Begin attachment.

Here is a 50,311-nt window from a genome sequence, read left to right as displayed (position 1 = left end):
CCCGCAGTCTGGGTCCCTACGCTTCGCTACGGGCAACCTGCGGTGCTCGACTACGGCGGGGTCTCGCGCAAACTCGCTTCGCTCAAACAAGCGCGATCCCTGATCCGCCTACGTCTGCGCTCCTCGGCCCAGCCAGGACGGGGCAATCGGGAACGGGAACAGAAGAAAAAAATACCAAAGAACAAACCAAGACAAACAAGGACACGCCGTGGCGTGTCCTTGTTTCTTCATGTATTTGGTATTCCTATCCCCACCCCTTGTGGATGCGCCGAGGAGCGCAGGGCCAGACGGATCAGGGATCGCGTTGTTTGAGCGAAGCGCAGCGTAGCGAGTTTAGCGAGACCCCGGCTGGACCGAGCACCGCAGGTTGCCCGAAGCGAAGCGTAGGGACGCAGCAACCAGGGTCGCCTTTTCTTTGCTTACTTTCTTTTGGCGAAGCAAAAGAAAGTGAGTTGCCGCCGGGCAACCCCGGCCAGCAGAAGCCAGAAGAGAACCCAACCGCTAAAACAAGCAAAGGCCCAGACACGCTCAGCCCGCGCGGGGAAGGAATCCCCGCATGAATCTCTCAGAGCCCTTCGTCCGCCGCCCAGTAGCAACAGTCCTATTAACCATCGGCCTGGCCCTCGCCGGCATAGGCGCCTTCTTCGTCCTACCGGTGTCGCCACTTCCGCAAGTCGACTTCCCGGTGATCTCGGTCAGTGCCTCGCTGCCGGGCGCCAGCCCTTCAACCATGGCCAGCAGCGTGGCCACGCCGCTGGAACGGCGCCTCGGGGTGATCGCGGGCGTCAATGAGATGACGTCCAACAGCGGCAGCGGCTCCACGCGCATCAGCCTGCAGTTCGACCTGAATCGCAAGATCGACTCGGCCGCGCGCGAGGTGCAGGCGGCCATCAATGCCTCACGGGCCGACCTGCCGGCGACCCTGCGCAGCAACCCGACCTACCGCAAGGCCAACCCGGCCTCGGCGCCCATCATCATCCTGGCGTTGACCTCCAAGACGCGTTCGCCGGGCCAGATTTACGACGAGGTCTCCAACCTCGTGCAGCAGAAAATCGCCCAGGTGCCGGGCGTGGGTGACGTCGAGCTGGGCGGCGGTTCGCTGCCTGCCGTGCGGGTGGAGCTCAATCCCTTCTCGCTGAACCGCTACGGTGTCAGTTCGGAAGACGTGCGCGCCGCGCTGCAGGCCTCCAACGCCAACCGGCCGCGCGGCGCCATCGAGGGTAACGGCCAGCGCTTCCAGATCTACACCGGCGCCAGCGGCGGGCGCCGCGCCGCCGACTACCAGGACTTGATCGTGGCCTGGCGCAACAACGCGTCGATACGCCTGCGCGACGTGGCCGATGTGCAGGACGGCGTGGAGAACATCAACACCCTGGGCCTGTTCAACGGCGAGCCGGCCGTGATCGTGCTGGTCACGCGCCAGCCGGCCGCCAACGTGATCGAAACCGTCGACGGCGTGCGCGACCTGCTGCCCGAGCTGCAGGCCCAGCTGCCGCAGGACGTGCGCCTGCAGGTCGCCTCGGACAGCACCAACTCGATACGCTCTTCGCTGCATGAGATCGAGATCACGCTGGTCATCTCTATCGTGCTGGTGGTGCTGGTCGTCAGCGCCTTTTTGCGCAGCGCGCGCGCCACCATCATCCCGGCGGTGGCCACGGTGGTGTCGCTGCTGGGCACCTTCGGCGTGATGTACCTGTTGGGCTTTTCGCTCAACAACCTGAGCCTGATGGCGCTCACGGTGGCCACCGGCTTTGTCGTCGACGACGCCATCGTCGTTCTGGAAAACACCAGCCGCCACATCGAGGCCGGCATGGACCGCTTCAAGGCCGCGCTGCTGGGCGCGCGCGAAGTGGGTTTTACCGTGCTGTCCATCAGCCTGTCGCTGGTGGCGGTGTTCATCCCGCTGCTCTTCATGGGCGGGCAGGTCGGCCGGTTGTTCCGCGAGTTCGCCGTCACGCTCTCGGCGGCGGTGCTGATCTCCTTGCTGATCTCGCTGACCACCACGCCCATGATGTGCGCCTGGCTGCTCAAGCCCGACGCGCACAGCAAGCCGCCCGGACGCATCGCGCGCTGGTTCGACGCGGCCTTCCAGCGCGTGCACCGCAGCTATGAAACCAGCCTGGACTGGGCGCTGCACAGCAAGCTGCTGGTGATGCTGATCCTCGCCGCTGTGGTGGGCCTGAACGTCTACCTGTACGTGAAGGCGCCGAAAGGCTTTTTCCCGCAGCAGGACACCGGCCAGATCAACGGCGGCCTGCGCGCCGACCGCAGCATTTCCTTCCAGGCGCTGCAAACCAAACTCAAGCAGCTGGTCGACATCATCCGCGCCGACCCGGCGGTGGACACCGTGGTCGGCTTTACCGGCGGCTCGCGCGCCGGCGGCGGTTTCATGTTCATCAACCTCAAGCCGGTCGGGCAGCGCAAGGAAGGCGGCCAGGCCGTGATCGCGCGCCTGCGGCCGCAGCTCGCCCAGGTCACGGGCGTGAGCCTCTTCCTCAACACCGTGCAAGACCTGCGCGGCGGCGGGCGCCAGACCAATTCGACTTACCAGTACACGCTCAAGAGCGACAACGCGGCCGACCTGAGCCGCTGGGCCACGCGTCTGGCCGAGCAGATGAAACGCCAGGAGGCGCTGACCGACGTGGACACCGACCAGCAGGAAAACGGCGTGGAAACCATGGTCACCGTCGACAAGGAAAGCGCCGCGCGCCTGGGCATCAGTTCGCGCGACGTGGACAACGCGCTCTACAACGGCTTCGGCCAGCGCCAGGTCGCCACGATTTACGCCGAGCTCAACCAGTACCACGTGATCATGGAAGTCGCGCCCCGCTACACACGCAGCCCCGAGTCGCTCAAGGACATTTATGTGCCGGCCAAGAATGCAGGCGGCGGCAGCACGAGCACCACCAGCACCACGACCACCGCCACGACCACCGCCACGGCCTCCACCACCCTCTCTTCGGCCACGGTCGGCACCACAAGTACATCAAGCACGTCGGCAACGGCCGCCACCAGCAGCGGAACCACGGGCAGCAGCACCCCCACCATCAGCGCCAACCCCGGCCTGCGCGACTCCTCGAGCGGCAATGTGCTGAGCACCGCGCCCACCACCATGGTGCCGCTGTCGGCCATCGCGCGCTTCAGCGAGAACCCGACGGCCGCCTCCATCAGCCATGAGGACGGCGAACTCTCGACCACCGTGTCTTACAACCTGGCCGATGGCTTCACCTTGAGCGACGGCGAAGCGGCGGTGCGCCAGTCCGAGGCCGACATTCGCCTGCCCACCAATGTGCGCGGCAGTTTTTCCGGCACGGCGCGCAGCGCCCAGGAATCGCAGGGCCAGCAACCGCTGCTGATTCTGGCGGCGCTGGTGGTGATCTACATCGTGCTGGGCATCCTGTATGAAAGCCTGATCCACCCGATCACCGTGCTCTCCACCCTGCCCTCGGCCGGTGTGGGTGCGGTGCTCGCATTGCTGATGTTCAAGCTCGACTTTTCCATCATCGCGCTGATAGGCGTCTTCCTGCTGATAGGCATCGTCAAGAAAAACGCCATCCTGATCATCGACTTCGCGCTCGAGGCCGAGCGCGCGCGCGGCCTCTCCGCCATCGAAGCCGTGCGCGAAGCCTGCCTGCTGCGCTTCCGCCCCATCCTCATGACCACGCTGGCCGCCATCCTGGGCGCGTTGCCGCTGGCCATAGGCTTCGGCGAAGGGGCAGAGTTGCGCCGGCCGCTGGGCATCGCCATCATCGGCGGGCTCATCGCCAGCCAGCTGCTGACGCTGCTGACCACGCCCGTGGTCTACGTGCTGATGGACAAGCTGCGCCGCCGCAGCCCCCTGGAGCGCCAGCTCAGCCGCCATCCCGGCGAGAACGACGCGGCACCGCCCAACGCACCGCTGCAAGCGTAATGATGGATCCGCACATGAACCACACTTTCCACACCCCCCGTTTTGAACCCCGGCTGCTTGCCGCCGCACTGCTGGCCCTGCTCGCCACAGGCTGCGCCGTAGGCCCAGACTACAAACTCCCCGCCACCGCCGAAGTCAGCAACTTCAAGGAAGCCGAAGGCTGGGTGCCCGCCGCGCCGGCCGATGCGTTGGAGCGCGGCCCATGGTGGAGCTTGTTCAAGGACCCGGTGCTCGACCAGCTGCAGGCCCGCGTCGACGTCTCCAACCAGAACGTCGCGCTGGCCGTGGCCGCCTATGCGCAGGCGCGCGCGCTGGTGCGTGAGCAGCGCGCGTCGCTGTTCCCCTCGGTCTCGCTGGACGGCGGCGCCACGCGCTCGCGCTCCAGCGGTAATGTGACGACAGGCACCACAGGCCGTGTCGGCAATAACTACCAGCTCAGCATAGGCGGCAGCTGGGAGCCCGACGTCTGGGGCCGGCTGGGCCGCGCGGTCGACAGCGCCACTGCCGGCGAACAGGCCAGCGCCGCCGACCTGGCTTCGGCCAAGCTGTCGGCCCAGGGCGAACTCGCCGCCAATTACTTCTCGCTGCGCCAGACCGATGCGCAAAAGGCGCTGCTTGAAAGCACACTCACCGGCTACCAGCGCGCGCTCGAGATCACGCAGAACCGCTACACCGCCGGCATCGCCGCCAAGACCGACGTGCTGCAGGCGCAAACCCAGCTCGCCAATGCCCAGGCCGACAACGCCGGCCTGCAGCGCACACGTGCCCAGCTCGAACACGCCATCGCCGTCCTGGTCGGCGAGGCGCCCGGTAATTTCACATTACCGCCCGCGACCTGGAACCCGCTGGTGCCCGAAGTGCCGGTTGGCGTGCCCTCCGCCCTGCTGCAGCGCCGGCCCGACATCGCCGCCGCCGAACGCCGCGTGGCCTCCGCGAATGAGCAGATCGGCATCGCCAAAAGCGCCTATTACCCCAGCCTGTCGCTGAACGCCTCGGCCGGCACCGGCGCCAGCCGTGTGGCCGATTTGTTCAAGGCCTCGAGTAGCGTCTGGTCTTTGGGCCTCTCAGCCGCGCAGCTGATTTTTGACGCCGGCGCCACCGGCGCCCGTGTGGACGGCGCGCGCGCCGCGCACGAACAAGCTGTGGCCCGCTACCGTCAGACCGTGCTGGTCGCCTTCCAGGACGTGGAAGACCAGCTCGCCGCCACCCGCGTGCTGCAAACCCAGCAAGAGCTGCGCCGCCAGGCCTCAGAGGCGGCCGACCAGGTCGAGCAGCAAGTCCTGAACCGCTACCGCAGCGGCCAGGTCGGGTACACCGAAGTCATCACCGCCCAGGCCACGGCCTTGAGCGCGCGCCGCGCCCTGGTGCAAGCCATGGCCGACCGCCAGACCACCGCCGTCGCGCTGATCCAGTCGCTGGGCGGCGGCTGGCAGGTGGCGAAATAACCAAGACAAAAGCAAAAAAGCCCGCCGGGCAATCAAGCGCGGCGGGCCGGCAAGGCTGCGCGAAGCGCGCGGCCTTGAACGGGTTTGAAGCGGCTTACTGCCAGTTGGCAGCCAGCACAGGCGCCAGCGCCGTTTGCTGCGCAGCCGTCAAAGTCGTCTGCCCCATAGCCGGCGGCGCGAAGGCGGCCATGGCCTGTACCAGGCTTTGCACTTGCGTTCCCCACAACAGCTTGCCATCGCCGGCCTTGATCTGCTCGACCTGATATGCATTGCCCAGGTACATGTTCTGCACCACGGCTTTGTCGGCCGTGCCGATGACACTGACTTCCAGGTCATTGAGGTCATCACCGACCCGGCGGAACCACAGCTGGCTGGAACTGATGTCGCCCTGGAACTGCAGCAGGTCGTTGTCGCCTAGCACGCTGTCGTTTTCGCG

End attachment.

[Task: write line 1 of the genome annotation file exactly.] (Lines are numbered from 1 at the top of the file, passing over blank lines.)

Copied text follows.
Here is a 50,311-nt window from a genome sequence, read left to right as displayed (position 1 = left end):